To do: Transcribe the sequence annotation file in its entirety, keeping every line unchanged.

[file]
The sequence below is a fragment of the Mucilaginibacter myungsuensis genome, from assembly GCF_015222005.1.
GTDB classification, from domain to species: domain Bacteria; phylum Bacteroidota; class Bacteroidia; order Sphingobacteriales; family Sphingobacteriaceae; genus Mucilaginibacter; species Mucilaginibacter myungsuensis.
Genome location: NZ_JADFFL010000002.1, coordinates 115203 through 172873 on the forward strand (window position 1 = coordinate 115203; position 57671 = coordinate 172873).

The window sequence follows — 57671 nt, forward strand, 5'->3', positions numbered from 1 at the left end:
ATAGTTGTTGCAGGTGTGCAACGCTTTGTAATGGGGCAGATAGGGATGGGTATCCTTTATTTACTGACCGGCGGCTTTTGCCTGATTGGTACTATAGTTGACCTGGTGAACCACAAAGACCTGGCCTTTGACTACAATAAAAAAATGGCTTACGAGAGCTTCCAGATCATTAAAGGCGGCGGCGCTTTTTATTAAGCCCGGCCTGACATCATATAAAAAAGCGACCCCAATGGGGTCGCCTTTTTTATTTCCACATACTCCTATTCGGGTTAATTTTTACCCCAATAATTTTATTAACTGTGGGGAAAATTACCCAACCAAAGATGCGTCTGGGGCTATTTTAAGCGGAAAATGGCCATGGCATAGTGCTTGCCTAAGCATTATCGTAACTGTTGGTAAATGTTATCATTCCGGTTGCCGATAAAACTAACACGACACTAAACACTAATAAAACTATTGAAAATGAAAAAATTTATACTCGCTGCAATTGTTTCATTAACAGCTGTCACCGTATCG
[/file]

The sequence below is a fragment of the Mucilaginibacter myungsuensis genome, from assembly GCF_015222005.1.
GTDB classification, from domain to species: domain Bacteria; phylum Bacteroidota; class Bacteroidia; order Sphingobacteriales; family Sphingobacteriaceae; genus Mucilaginibacter; species Mucilaginibacter myungsuensis.
Genome location: NZ_JADFFL010000002.1, coordinates 115203 through 172873 on the forward strand (window position 1 = coordinate 115203; position 57671 = coordinate 172873).

The window sequence follows — 57671 nt, forward strand, 5'->3', positions numbered from 1 at the left end:
ATAGTTGTTGCAGGTGTGCAACGCTTTGTAATGGGGCAGATAGGGATGGGTATCCTTTATTTACTGACCGGCGGCTTTTGCCTGATTGGTACTATAGTTGACCTGGTGAACCACAAAGACCTGGCCTTTGACTACAATAAAAAAATGGCTTACGAGAGCTTCCAGATCATTAAAGGCGGCGGCGCTTTTTATTAAGCCCGGCCTGACATCATATAAAAAAGCGACCCCAATGGGGTCGCCTTTTTTATTTCCACATACTCCTATTCGGGTTAATTTTTACCCCAATAATTTTATTAACTGTGGGGAAAATTACCCAACCAAAGATGCGTCTGGGGCTATTTTAAGCGGAAAATGGCCATGGCATAGTGCTTGCCTAAGCATTATCGTAACTGTTGGTAAATGTTATCATTCCGGTTGCCGATAAAACTAACACGACACTAAACACTAATAAAACTATTGAAAATGAAAAAATTTATACTCGCTGCAATTGTTTCATTAACAGCTGTCACCGTATCG